Somali girls wait in line to receive a hot meal at a food distribution point in Somalia's capital Mogadishu ROBERTO SCHMIDT/AFP/Getty Images

Food Security’s Social Network

The number of chronically undernourished people in the world is rising again, as crises like climate change and violent conflict weaken food security. To reverse this trend, farmers and pastoralists need technology to help rebuild the social networks that form the basis of agricultural resilience.

MINNEAPOLIS – In 2015, when the United Nations Sustainable Development Goals were officially adopted, the clock began ticking on an ambitious goal: ending global hunger by 2030. At the time, that target seemed achievable; during the previous 15 years, the number of undernourished people on the planet had been reduced by half, a staggering achievement attributed largely to international investment in agricultural and economic infrastructure.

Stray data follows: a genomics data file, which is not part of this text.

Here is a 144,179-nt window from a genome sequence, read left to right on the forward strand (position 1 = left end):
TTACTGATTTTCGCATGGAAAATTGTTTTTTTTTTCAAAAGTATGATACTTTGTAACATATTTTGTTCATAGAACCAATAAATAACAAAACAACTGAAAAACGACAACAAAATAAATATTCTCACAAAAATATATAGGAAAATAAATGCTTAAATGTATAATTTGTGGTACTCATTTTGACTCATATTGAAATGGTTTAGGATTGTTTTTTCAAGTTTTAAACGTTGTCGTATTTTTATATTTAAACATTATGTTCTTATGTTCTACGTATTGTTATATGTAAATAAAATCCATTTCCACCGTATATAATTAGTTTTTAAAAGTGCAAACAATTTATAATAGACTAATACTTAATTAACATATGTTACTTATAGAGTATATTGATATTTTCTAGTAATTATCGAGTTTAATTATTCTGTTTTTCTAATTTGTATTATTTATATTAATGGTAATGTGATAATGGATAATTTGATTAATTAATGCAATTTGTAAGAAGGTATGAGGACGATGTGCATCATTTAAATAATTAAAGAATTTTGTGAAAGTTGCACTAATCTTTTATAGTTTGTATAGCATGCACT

And then the world got hungrier again; in 2016, the number of people without enough to eat increased to 815 million, up from 777 million the year before. What happened?

Part of the answer is as old as civilization itself: droughts, floods, conflict, and displacement have hurt harvests and weakened output. But a more intangible factor is no less important: many of the networks on which farmers have traditionally depended to cope with these disasters have been lost or degraded.

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